Wetterhorn Peak

  • Wetterhorn Peak
  • 4272 m.
  • Primary factor 498 m.
  • 49th in Colorado
  • Location: North 38:03.633, West 107:30.617
  • Climbed July 5, 2001


How to get there: A natural starting point is Lake City. Go to the end of Second street and turn left on Henson Creek Road, there is a sign there for Engineer Pass. Follow this road for about 15 km as measured from the intersection of Main and Second Street in Lake City. There are some old buildings in this area called Capitol City, more importantly, there is a road going right (north-west) along North Henson Creek. (There may be a sign saying Forest Service Road 870). Take this road, it quickly becomes rough, a 4WD can follow the road to a parking area with a gate, after about 4 km. We pitched our tent in a nice spot just below the end of the road.
Route description: The route first follows the old road, then forks left and gains some elevation via a couple of large switchbacks. As the trail comes out above treeline, one should pay close attention, the route to Wetterhorn heads into the basin towards Matterhorn, then turns left along a small creek and climbs the south-east ridge. If one follows the trail too long (as we did), then a couple of very distinct creeks with fairly deep, V-shaped gullies must be crossed. The best route is likely to leave the trail immediately after crossing the second creek after treeline. (These creeks are close together, the second one being the bigger of the two.) Head into the basin on a very nice open meadow, then turn left before a more rocky hill formation. We climbed steeply on grass a small ridge that points east from the main ridge, thus avoiding a large bank of snow. As the main ridge is reached, just follow it until it becomes rocky. From this point, the route stays to the left of the main ridge crest and partially climbs some gullies heading upwards. Higher up, there is easy scrambling passing some larger rock formations and then finding a very distinct, narrow crack in the rock that one should pass through. On the other side of this crack on easily climbs up and regains the main ridge crest. The next section is a fairly long, horizontal traverse on the right side of the ridge. This is, I think, the most unpleasant part of the climb, lots of loose rock and scree, above cliffs that provide some exposure. One should be extra careful on this section, there are no technical difficulties, but the terrain is steep enough to carry potential for an accident. Finally, after ascending towards the end of the traverse one climbs into a level area just before the main summit, having passed the rock formation called the Ship's Prow. There are two notches straight ahead between the Ship's Prow and the main summit. Take the smaller notch which is to the right and closest to the main summit. Behind this notch is an elegant slab of rock that leads into the final section of the route. The final section is a good climb on solid rock up a nice gully. The climbing here is fun and the rock consists of "stairs", small horizontal shelves all the way. At the very end one can traverse a bit left on a ledge and then gain the summit, however, it is more fun and not hard to continue the climb straight up until you get your head above the flat summit plateau. The feeling of sudden arrival is then prominent. The summit is flat and with ample space, it can be highly recommended to spend time at this place, just sit there and enjoy the peaks around.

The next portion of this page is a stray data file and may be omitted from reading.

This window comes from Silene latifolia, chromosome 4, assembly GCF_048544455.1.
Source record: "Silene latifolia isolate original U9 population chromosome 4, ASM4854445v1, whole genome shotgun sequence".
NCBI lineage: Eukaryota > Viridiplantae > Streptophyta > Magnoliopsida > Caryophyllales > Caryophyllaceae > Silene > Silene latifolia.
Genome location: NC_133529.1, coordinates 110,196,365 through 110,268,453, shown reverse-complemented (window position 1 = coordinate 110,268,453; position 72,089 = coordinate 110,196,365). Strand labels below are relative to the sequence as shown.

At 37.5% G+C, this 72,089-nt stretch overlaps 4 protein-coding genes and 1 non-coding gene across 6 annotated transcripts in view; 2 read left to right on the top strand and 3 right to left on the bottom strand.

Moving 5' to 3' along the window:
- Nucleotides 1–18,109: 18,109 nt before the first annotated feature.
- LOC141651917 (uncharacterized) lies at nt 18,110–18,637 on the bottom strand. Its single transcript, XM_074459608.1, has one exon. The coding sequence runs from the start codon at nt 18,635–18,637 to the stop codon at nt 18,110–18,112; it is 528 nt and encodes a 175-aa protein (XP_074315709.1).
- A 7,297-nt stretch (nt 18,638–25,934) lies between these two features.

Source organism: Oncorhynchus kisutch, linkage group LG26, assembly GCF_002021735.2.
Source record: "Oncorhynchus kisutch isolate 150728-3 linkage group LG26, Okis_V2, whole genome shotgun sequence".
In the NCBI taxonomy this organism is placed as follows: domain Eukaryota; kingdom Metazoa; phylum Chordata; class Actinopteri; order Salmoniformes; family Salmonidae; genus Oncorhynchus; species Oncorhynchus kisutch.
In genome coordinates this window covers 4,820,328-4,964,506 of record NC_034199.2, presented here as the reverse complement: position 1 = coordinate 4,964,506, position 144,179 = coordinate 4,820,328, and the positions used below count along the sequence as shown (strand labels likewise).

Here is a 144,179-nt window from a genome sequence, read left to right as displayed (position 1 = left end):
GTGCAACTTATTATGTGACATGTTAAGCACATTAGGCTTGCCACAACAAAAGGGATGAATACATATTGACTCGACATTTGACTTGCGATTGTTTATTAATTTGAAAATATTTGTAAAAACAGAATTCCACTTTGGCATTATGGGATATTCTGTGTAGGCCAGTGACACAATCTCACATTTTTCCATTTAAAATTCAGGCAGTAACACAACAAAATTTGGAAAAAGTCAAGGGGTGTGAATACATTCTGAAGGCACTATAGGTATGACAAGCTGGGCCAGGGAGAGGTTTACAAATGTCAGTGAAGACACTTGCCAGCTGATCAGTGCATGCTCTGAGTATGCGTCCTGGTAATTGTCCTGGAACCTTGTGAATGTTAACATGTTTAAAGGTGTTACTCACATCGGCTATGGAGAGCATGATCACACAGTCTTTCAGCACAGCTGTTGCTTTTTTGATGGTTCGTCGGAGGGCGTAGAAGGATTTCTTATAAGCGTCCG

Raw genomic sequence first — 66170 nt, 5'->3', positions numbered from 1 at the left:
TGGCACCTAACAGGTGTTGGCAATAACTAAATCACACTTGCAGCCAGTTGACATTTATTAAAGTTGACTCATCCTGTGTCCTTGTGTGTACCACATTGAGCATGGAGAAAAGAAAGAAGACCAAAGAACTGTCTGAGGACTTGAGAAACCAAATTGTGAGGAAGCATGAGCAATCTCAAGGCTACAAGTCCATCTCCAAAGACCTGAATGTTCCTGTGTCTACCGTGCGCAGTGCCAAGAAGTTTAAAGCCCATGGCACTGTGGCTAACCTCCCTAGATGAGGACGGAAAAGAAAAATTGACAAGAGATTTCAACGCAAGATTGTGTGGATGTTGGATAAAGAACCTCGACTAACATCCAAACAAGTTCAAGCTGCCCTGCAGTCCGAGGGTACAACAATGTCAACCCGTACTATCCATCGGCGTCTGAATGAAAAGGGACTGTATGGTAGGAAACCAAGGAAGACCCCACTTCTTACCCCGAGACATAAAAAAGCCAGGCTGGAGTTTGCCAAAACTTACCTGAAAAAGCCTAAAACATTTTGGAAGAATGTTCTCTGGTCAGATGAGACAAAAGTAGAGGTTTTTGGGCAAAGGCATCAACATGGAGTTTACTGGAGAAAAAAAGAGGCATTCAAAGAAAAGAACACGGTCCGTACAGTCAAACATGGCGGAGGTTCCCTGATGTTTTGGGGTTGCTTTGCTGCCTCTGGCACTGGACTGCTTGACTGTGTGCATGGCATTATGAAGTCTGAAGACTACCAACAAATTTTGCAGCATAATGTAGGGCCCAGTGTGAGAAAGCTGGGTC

Comments: This mountain is named after the more famous Swiss mountain Wetterhorn (elevation 3701 m). The Swiss Alps have had significant influence in this area since the even smaller peak between Wetterhorn and Uncompaghre has been named Matterhorn.
I did this climb with Pål Jørgen, age 12. We left the 4WD trailhead in Matterhorn Creek at 0715 (we had stayed there in our tent), on the summit after 3 hours at 1015, spent a full 45 minutes all by ourselves on this spectacular summit. The descent down the ridge took about one hour and we were back at the tent at 1315, a very memorable 6 hour climb.